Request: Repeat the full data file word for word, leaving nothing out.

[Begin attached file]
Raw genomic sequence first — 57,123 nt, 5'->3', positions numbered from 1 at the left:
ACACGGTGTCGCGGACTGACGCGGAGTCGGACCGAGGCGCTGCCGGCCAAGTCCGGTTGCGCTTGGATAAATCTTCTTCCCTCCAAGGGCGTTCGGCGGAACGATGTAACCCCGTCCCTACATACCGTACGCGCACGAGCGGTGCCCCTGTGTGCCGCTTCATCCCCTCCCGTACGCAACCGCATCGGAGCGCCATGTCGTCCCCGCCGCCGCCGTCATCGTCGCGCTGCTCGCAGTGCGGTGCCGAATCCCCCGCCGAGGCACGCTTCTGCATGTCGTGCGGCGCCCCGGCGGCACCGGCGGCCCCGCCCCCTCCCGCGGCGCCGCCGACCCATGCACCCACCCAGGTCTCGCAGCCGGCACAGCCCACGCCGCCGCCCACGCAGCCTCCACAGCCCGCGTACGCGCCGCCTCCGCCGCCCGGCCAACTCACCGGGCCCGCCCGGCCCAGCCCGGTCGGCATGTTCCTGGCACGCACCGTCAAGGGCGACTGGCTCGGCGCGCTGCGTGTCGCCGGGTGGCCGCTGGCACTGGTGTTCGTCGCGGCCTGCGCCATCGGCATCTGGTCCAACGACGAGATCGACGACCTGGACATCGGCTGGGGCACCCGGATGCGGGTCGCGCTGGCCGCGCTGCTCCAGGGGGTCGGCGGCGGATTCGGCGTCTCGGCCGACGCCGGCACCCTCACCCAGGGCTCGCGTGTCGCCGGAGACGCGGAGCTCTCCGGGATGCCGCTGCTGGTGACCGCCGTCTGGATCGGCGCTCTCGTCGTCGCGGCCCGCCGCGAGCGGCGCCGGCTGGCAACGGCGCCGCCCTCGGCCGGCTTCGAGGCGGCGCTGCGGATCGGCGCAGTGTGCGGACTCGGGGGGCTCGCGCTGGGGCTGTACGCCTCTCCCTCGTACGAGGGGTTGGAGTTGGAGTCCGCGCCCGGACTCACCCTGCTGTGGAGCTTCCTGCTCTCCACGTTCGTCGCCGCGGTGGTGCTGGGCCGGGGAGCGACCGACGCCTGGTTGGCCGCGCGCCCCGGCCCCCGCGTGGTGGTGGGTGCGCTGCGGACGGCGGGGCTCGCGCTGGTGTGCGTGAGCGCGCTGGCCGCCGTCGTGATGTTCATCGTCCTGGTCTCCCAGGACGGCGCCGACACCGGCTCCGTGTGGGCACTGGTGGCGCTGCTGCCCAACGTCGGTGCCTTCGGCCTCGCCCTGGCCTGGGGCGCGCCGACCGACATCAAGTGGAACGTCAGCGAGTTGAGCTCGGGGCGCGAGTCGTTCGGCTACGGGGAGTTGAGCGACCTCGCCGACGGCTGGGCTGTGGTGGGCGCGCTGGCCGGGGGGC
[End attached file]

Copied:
Raw genomic sequence first — 57,123 nt, 5'->3', positions numbered from 1 at the left:
ACACGGTGTCGCGGACTGACGCGGAGTCGGACCGAGGCGCTGCCGGCCAAGTCCGGTTGCGCTTGGATAAATCTTCTTCCCTCCAAGGGCGTTCGGCGGAACGATGTAACCCCGTCCCTACATACCGTACGCGCACGAGCGGTGCCCCTGTGTGCCGCTTCATCCCCTCCCGTACGCAACCGCATCGGAGCGCCATGTCGTCCCCGCCGCCGCCGTCATCGTCGCGCTGCTCGCAGTGCGGTGCCGAATCCCCCGCCGAGGCACGCTTCTGCATGTCGTGCGGCGCCCCGGCGGCACCGGCGGCCCCGCCCCCTCCCGCGGCGCCGCCGACCCATGCACCCACCCAGGTCTCGCAGCCGGCACAGCCCACGCCGCCGCCCACGCAGCCTCCACAGCCCGCGTACGCGCCGCCTCCGCCGCCCGGCCAACTCACCGGGCCCGCCCGGCCCAGCCCGGTCGGCATGTTCCTGGCACGCACCGTCAAGGGCGACTGGCTCGGCGCGCTGCGTGTCGCCGGGTGGCCGCTGGCACTGGTGTTCGTCGCGGCCTGCGCCATCGGCATCTGGTCCAACGACGAGATCGACGACCTGGACATCGGCTGGGGCACCCGGATGCGGGTCGCGCTGGCCGCGCTGCTCCAGGGGGTCGGCGGCGGATTCGGCGTCTCGGCCGACGCCGGCACCCTCACCCAGGGCTCGCGTGTCGCCGGAGACGCGGAGCTCTCCGGGATGCCGCTGCTGGTGACCGCCGTCTGGATCGGCGCTCTCGTCGTCGCGGCCCGCCGCGAGCGGCGCCGGCTGGCAACGGCGCCGCCCTCGGCCGGCTTCGAGGCGGCGCTGCGGATCGGCGCAGTGTGCGGACTCGGGGGGCTCGCGCTGGGGCTGTACGCCTCTCCCTCGTACGAGGGGTTGGAGTTGGAGTCCGCGCCCGGACTCACCCTGCTGTGGAGCTTCCTGCTCTCCACGTTCGTCGCCGCGGTGGTGCTGGGCCGGGGAGCGACCGACGCCTGGTTGGCCGCGCGCCCCGGCCCCCGCGTGGTGGTGGGTGCGCTGCGGACGGCGGGGCTCGCGCTGGTGTGCGTGAGCGCGCTGGCCGCCGTCGTGATGTTCATCGTCCTGGTCTCCCAGGACGGCGCCGACACCGGCTCCGTGTGGGCACTGGTGGCGCTGCTGCCCAACGTCGGTGCCTTCGGCCTCGCCCTGGCCTGGGGCGCGCCGACCGACATCAAGTGGAACGTCAGCGAGTTGAGCTCGGGGCGCGAGTCGTTCGGCTACGGGGAGTTGAGCGACCTCGCCGACGGCTGGGCTGTGGTGGGCGCGCTGGCCGGGGGGC